Body Fat and Gynecological Cancer

Obesity increases uterine cancer risk by 70 percent

woman on scale in fear

By: Holly L. Thacker, MD

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The benefits of staying fit and active are many — and if you’re a woman, here’s one more to add to the list:  Being in good shape reduces your risk of uterine cancer by 70 percent.

Uterine cancer

Endometrial cancer develops in the lining of the uterus and strikes nearly 50,000 women in the United States each year. An estimated 8,000 women annually die of the cancer.

As much as 70 percent of uterine cancers are caused by excess body fat.  If a woman maintains a lean body weight and exercises daily, she’s going to dramatically reduce her risk for uterine cancer.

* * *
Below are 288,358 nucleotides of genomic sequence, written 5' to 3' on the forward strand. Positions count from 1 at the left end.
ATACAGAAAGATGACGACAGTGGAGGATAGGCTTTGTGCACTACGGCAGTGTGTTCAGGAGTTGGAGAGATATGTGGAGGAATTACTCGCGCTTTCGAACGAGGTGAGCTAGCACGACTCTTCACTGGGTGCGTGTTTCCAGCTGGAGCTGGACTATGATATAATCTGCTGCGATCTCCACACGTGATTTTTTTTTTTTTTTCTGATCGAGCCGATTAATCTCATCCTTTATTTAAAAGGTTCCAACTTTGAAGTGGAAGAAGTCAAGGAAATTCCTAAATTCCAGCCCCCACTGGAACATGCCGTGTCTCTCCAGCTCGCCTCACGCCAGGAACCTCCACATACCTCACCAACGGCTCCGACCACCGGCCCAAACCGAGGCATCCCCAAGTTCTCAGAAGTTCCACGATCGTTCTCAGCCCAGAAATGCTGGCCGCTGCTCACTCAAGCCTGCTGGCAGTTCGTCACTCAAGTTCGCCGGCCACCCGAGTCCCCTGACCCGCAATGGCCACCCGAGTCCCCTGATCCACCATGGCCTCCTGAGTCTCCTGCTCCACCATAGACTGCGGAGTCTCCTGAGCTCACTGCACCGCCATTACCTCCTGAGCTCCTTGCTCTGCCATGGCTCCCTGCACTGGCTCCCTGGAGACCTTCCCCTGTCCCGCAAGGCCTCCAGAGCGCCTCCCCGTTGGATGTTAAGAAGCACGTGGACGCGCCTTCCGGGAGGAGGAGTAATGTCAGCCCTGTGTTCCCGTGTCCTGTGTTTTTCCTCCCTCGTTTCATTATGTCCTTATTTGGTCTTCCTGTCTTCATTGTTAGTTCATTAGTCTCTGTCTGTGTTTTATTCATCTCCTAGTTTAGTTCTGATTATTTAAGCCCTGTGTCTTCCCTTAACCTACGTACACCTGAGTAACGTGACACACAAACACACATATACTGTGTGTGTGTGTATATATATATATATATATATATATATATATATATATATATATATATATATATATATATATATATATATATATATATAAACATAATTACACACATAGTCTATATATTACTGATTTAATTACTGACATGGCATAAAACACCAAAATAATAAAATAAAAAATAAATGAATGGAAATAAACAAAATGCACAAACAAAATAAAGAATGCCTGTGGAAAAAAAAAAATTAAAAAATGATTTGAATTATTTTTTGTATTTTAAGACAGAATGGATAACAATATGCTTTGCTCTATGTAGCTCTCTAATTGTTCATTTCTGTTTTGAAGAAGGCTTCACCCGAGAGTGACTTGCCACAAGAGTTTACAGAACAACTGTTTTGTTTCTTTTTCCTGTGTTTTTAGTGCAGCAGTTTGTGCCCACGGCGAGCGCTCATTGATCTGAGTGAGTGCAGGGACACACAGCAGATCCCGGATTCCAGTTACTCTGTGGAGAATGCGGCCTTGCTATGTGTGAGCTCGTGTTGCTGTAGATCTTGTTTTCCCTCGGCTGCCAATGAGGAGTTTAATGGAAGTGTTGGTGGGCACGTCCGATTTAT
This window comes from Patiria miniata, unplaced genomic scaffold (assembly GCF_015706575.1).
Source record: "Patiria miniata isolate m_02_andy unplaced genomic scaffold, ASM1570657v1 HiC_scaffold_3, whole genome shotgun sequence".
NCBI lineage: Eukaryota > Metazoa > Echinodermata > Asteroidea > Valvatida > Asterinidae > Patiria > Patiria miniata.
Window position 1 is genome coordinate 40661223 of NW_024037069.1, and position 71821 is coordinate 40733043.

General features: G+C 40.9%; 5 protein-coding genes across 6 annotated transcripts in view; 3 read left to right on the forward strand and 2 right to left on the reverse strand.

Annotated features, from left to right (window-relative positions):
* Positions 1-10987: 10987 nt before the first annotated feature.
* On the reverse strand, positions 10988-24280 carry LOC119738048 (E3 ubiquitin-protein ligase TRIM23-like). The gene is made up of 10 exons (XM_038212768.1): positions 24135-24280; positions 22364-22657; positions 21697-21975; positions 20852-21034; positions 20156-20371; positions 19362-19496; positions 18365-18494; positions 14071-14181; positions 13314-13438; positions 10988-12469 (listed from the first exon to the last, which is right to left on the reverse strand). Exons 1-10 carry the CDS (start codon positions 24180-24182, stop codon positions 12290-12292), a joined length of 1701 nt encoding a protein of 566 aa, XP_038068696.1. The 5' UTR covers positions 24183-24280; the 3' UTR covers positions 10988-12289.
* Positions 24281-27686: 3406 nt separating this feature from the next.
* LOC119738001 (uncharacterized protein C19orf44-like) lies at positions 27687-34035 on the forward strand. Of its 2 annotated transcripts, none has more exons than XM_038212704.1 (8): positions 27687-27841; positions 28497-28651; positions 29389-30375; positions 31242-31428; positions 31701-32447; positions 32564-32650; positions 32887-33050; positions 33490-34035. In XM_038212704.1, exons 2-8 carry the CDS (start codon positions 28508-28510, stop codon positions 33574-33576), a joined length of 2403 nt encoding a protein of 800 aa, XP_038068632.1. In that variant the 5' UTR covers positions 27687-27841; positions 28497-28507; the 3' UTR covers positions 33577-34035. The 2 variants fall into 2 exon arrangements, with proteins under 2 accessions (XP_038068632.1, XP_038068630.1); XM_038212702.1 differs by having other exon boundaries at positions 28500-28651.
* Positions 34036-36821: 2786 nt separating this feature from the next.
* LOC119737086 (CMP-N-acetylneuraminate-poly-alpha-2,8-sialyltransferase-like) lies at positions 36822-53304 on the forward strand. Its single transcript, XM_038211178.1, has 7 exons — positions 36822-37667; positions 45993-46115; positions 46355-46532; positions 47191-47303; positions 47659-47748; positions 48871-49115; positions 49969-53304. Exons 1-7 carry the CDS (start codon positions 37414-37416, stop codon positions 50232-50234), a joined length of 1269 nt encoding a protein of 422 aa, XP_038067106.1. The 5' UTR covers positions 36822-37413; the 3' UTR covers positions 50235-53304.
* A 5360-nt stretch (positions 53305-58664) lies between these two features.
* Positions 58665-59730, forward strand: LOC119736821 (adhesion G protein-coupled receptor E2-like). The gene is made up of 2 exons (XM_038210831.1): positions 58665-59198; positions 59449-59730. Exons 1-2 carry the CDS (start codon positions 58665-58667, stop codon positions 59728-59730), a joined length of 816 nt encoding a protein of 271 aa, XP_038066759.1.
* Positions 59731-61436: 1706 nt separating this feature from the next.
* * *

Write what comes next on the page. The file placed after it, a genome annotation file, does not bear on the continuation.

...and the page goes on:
Excess body fat causes the body to create an environment that’s high in insulin, estrogens, and inflammation, making endometrial cancer more likely, according to researchers at the National Cancer Institute.

It’s also important to pay attention to the risk factors for less-common gynecological cancers.

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Cervical cancer

The Human papillomavirus (HPV) is a major risk factor. Smoking and multiple sex partners increase the risk.

Ovarian cancer

Age (over 40) and family history are the primary risk factors, as well as lack of pregnancies and lack of birth control use. More than half of all ovarian cancers occur in women over 63.

Regular visits to your gynecologist are also a very important part of decreasing your risk.

More information

Endometrial Cancer

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Ovarian Cancer

Cervical Cancer

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